Sixty-eight percent of patients in the APEX study who had dose modification for grade ≥ 2 PN experienced improvement or resolution to baseline in their symptoms at a median of 110 days without any compromise in efficacy. The development of neuropathy was independent of age, prior therapies (including thalidomide and vincristine), and glucose intolerance/diabetes.86
A recent publication described a case series of five patients with myeloma who received bortezomib and then developed severe motor involvement. Electrophysiological evaluations showed demyelinating or mixed axonal-demyelinating neuropathy with prominent motor involvement. Cerebrospinal fluid showed albumin-cytological dissociation. Importantly, all four patients treated with either steroids or intravenous immunoglobulin had improved outcomes, suggesting a possible immunologic cause of this neuropathy.88 Therefore, the development of motor neuropathy merits prompt neurological consultation.
Particularly in the setting of combination therapy, attenuation in the dosing schedule eg, weekly treatment, appears to be associated with significantly less neurotoxicity. For example, the incidence of grade 3 or higher neuropathy with VMP decreased from 14% to 2% with twice weekly vs weekly bortezomib with preliminary outcome data showing no loss in efficacy.46 Interestingly, patients treated with the combination of the heat shock protein (HSP)-90 inhibitor tanesipmycin and bortezomib have not developed Grade 3 PN, suggesting a possible neuroprotective effect of this novel agent.89 Of note, development/exacerbation of PN has also not been observed to date with the novel proteasome inhibitor carfilzomib, suggesting that this may not be a class specific effect.90,91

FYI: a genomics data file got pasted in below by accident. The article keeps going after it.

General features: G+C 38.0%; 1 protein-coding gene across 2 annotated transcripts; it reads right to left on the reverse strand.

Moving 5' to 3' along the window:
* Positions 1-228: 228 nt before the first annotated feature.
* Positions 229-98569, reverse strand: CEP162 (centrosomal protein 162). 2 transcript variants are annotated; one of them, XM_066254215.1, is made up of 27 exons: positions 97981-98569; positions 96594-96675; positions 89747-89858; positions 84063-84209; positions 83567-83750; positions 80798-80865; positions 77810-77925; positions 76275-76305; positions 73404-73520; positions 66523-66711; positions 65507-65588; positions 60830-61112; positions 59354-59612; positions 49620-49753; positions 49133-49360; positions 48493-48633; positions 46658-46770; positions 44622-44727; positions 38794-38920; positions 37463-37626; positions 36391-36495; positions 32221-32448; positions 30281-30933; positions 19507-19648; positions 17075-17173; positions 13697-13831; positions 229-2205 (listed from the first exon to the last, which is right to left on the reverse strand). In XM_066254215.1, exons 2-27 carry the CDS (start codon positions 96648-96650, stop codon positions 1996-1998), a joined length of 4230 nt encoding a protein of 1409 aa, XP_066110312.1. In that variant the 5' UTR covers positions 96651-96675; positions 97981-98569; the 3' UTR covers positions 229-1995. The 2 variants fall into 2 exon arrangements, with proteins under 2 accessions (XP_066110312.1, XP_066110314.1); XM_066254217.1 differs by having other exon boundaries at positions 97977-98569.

Currently there is no proven effective prophylaxis for PN. A variety of agents are used for symptomatic relief of boretzomib associated PN including opioids, tricyclic antidepressants such as nortryptline, anticonvulsants such as gabapentin, serotonin-norepeinephrine reuptake inhibitors such as duloxetine, nonsteroidal anti-inflammatory agents, vitamins, and nutritional supplements such as α-lipoic acid, glutamine, and L-carnitine.84 However, with recent data suggesting a possible decrease in the efficacy of bortezomib with concomitant vitamin C92 and other supplements such as green tea92, neither the effectiveness in symptom palliation nor the absence of an interaction with bortezomib has been clearly established in randomized clinical trials.